The third leading cause of accidental deaths were ‘vehicular’ accidents, a catch-all category that includes drunken falls from a train and sober buckings from a horse. Further complicating this picture is the fact that many of the drownings probably belong in this category. There is little difference between falling unwitnessed off of a train and off of a boat, except that in one case you land on tracks and are quickly found where in the other you wash downstream, far from the site of the accident.

Bartholomew Darby was thrown from the saddle and hit his head on a stump, his wagon then “running over his head ... & breaking his neck & deeply cutting him under the right ear.”; Steve Yeldell fell out of his cart and broke his neck.

All such accidents pale in comparison to the staggering mortality brought to South Carolina by train. Richard Springs was “run over by a train.” Fannie Ford was “run over by a train.”A slave named Sam was “Run over by [a] train.” Almost as soon as trains arrived in these counties, there were sots to fall off of them, laborers to be crushed by them, and depressives to jump in front of them. Indeed, it is hard to imagine a technological innovation responsible for a sharper uptick in the per capita death rate. It is also clear that coroners and inquest juries were unprepared for the level of bodily violence meted out by train. The body of a slave named Berry was “very much mashed and limbs and bones severed.” William Abbott’s body was “mangled, bruised, cut and crushed.” Even so coroners and their juries were often at pains to absolve the railroad itself of any wrong-doing. Hosea Jackson “came to his death by his own carelessness and from no carelessness whatever on the part of the engineer.” The crushing of William Roberts was likewise “not caused by any dereliction of duty on the part of the rail-road employees.” With train accidents we see for the first time the question of corporate responsibility, and potential corporate liability, creeping into the inquest process.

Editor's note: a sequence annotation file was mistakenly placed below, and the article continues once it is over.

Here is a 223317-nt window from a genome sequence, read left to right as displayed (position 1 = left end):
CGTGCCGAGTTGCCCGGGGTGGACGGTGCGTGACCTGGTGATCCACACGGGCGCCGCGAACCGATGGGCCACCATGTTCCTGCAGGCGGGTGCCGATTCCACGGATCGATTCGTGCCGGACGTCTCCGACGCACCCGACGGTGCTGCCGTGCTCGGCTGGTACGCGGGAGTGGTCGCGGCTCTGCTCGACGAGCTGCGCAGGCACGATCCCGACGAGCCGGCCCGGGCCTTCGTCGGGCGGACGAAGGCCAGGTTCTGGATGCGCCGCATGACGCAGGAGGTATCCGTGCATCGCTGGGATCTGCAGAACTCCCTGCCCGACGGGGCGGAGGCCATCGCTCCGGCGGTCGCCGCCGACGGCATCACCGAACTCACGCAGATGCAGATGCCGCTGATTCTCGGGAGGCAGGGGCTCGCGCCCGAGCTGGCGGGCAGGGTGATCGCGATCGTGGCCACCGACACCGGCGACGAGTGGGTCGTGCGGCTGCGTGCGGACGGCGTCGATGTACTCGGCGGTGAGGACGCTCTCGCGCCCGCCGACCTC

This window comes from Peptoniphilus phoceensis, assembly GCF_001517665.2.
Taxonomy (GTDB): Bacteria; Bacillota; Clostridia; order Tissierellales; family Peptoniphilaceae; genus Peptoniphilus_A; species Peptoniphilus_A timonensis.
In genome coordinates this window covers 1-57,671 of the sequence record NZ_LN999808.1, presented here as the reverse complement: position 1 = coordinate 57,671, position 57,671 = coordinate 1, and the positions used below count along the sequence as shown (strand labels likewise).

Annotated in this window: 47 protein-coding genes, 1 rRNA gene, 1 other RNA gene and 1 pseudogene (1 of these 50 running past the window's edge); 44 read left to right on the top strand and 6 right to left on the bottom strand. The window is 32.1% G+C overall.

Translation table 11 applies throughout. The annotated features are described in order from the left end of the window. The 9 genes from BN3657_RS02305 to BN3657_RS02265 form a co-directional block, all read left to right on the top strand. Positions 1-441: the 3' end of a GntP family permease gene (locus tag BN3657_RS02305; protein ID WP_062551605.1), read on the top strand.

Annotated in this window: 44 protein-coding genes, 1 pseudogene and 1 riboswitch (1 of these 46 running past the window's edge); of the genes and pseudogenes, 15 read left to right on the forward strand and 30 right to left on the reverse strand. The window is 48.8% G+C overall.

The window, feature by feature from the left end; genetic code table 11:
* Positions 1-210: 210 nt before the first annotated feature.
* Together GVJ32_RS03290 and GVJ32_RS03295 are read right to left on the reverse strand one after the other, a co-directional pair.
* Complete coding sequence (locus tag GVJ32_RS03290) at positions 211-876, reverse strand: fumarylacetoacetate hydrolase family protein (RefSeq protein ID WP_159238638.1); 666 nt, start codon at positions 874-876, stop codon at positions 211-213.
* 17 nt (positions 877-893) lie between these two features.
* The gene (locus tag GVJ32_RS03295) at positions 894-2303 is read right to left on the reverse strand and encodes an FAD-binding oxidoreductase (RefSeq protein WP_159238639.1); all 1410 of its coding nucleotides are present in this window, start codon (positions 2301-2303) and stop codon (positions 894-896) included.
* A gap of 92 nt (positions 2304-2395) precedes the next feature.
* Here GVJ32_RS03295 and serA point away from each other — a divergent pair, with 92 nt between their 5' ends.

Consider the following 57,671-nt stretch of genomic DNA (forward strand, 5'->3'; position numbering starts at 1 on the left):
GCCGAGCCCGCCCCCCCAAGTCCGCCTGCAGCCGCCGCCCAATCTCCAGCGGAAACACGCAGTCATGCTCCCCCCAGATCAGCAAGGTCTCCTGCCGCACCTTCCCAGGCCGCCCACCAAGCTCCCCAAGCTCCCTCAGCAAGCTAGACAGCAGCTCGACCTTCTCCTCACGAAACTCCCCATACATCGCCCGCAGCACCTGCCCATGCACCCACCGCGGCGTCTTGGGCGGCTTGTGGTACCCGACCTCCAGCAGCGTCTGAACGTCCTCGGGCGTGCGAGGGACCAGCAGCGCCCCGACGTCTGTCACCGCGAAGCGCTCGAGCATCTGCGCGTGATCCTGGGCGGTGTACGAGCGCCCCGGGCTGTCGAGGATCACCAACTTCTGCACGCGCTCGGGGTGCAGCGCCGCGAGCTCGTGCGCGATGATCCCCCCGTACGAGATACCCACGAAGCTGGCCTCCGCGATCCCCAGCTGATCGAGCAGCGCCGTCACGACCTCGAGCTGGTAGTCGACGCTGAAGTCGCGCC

The larger point, however, is a physical one. Moving the body at a faster speed than the body was designed to go is an enormous convenience that has to be paid for. Today vehicular accidents (car, motorcycle, and all-terrain-vehicle) are the fourth-leading cause of death among Americans after heart disease, cancer, and stroke. The nineteenth century was not particularly different, except that families moved by horse, wagon, and train—and died less often of cancer.

Fourteen-year old George Nettles sought to break up the dogs by bashing one of them with the butt of his gun. Instead the gun discharged into Spradley’s face.

The fourth leading cause of accidental death in the CSI:D sample involved the discharge of firearms. Some were simple cases of men who were cleaning or handling weapons that suddenly went off. The vast majority of cases, however, involve an unfortunate bystander. In 1849, Tilman Attaway was mistaken for a turkey by his hunting buddy. In 1808, James Spradley was leaning in to watch two dogs fight over a dead deer. Fourteen-year old George Nettles sought to break up the dogs by bashing one of them with the butt of his gun. Instead the gun discharged into Spradley’s face. As this case attests, guns and children made as disastrous a pairing then as they do now. In 1820 ten-year old Mancel King accidentally shot and killed his brother. In 1899 ten-year old John McManus shot and killed his friend. “I was fooling with the pistol and it went off,” he told the inquest.